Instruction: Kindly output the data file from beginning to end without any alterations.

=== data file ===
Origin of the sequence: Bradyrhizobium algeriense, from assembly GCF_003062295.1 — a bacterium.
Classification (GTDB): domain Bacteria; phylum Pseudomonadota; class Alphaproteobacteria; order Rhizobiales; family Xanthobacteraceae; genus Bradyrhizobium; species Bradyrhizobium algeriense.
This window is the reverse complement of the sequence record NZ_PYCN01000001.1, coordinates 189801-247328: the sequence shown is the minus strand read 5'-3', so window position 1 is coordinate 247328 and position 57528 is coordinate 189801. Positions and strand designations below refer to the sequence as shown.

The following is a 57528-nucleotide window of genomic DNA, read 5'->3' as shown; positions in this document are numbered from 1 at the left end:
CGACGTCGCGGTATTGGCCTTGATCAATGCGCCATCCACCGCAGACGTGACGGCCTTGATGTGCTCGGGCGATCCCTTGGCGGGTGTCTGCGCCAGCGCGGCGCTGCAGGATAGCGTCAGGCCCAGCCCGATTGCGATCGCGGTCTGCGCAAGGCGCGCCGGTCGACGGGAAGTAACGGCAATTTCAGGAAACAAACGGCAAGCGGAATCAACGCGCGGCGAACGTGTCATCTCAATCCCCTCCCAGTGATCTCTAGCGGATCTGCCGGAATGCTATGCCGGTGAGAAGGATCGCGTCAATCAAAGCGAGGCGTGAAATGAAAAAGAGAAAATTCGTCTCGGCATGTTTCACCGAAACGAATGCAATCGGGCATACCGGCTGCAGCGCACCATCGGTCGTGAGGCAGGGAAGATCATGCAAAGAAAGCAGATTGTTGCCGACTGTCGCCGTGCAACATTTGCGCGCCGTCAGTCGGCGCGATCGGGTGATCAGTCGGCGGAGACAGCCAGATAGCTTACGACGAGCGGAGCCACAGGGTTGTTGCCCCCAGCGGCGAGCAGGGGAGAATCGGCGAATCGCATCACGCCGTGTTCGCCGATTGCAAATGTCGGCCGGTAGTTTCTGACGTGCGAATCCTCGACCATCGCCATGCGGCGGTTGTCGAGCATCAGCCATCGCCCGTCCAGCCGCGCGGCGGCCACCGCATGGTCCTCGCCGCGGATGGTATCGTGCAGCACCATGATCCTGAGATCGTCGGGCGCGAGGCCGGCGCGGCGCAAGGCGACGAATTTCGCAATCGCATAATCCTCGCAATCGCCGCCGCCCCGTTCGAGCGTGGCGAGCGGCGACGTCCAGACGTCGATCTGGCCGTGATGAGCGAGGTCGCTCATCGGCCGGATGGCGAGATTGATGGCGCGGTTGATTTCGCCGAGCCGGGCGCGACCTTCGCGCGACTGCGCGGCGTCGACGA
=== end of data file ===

Origin of the sequence: Bradyrhizobium algeriense, from assembly GCF_003062295.1 — a bacterium.
Classification (GTDB): domain Bacteria; phylum Pseudomonadota; class Alphaproteobacteria; order Rhizobiales; family Xanthobacteraceae; genus Bradyrhizobium; species Bradyrhizobium algeriense.
This window is the reverse complement of the sequence record NZ_PYCN01000001.1, coordinates 189801-247328: the sequence shown is the minus strand read 5'-3', so window position 1 is coordinate 247328 and position 57528 is coordinate 189801. Positions and strand designations below refer to the sequence as shown.

The following is a 57528-nucleotide window of genomic DNA, read 5'->3' as shown; positions in this document are numbered from 1 at the left end:
CGACGTCGCGGTATTGGCCTTGATCAATGCGCCATCCACCGCAGACGTGACGGCCTTGATGTGCTCGGGCGATCCCTTGGCGGGTGTCTGCGCCAGCGCGGCGCTGCAGGATAGCGTCAGGCCCAGCCCGATTGCGATCGCGGTCTGCGCAAGGCGCGCCGGTCGACGGGAAGTAACGGCAATTTCAGGAAACAAACGGCAAGCGGAATCAACGCGCGGCGAACGTGTCATCTCAATCCCCTCCCAGTGATCTCTAGCGGATCTGCCGGAATGCTATGCCGGTGAGAAGGATCGCGTCAATCAAAGCGAGGCGTGAAATGAAAAAGAGAAAATTCGTCTCGGCATGTTTCACCGAAACGAATGCAATCGGGCATACCGGCTGCAGCGCACCATCGGTCGTGAGGCAGGGAAGATCATGCAAAGAAAGCAGATTGTTGCCGACTGTCGCCGTGCAACATTTGCGCGCCGTCAGTCGGCGCGATCGGGTGATCAGTCGGCGGAGACAGCCAGATAGCTTACGACGAGCGGAGCCACAGGGTTGTTGCCCCCAGCGGCGAGCAGGGGAGAATCGGCGAATCGCATCACGCCGTGTTCGCCGATTGCAAATGTCGGCCGGTAGTTTCTGACGTGCGAATCCTCGACCATCGCCATGCGGCGGTTGTCGAGCATCAGCCATCGCCCGTCCAGCCGCGCGGCGGCCACCGCATGGTCCTCGCCGCGGATGGTATCGTGCAGCACCATGATCCTGAGATCGTCGGGCGCGAGGCCGGCGCGGCGCAAGGCGACGAATTTCGCAATCGCATAATCCTCGCAATCGCCGCCGCCCCGTTCGAGCGTGGCGAGCGGCGACGTCCAGACGTCGATCTGGCCGTGATGAGCGAGGTCGCTCATCGGCCGGATGGCGAGATTGATGGCGCGGTTGATTTCGCCGAGCCGGGCGCGACCTTCGCGCGACTGCGCGGCGTCGACGA